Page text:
Family members of those killed on United Flight 93 are urging a North Carolina congressman to lift his hold on funding for a memorial planned for the Pennsylvania site where the plane crashed on Sept. 11, 2001.
Nearly a dozen family members are scheduled to meet with their members of Congress on Wednesday to encourage them to sign a letter that asks Rep. Charles H. Taylor, R-N.C., to support $10 million for the project.
It was not clear if they would also meet with Taylor.
Taylor, chairman of the Appropriations subcommittee that oversees the Interior Department, has blocked millions in funding for the project in the last two years, and has expressed opposition to funding it when it comes up again before his committee May 3, said John Scofield, the House Appropriations Committee spokesman.
The White House has requested $5 million for the nearly 1,700-acre site in remote western Pennsylvania as part of a larger spending bill.
Hamilton Peterson, president of Families of Flight 93, said Tuesday he is confident the issue can be resolved.
"He still has time to act, so I'm extremely hopeful that he will share the patriotic views that we have relative to honoring and memorializing the courageous acts as now affirmed by the release of the cockpit recorder," Peterson said.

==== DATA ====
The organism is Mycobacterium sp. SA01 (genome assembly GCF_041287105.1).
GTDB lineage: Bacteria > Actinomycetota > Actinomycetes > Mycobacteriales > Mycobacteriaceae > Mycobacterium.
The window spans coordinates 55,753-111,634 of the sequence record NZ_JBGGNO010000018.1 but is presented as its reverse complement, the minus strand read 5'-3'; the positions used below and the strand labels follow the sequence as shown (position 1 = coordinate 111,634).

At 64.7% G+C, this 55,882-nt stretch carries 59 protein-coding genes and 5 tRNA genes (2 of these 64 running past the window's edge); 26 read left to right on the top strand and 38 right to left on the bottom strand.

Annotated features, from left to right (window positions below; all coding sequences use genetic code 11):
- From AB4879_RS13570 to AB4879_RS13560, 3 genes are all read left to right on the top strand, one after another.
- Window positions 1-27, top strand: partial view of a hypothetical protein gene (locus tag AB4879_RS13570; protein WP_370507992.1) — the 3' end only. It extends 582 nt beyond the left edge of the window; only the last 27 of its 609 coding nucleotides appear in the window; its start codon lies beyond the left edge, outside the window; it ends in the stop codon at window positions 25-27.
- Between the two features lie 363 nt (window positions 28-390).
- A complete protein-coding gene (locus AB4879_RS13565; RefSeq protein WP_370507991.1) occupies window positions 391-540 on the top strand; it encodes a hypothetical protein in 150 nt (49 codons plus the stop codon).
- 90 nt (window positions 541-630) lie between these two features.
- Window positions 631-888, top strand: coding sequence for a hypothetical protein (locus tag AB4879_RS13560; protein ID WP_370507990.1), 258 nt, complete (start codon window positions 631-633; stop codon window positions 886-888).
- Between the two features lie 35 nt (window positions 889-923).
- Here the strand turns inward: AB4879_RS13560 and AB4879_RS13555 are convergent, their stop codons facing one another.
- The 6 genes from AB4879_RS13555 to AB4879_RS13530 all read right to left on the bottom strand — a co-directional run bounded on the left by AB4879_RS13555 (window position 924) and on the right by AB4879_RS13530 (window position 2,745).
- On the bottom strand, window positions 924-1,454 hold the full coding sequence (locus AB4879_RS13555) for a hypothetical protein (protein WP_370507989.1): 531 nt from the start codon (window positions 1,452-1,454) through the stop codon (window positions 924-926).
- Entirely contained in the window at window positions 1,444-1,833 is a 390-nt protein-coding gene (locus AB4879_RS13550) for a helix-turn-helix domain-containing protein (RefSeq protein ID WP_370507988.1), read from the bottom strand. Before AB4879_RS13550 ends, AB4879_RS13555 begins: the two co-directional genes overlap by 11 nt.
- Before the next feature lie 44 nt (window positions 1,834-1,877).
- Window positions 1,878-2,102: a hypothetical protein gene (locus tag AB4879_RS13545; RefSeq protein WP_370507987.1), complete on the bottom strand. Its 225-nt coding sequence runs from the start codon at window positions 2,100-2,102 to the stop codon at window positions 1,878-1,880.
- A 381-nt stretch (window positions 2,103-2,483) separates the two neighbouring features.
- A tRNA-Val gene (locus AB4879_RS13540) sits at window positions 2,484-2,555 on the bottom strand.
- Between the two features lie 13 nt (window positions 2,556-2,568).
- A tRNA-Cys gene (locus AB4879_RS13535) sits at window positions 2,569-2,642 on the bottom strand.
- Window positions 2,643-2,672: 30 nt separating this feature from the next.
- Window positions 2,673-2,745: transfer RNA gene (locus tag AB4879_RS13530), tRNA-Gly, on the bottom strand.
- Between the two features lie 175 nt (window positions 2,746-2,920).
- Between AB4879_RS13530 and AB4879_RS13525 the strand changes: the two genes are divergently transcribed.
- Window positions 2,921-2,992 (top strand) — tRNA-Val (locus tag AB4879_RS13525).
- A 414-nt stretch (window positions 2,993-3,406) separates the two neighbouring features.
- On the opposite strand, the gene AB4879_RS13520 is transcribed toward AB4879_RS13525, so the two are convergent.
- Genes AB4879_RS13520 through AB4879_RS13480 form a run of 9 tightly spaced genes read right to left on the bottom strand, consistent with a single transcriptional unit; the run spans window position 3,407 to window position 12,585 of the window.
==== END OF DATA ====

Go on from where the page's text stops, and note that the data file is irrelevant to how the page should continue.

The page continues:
Multiple messages left Tuesday at Taylor's congressional and campaign offices by The Associated Press were not returned. The Washington Post, which reported on the issue Tuesday, said Taylor believes no more tax dollars should be used to buy federal land for memorials.
Earlier this month, during the trial of Sept. 11 conspirator Zacarias Moussaoui, cockpit recordings were released that vividly revealed the struggle between passengers and hijackers — confirming what had been described in the official 9/11 Commission report.
Some of the family members were expected to fly to Washington from New York where the movie "United 93" was premiering Tuesday night at the Tribeca Film Festival. Trailers for the movie encourage people to donate to the Flight 93 Memorial Fund, and 10 percent of proceeds from the movie go to the memorial.
The flight was en route to San Francisco from Newark, N.J., when it was brought down near Shanksville, Pa. The 33 passengers, seven crew members and four hijackers on board died.
The memorial is estimated to cost nearly $58 million — $30 million of which is to be raised by private donations. Of the $30 million, about $7.5 million has been raised since a fundraising campaign started last year, according to a memorial spokeswoman.
The project is backed by Rep. Bill Shuster, R-Pa., whose district includes the crash site.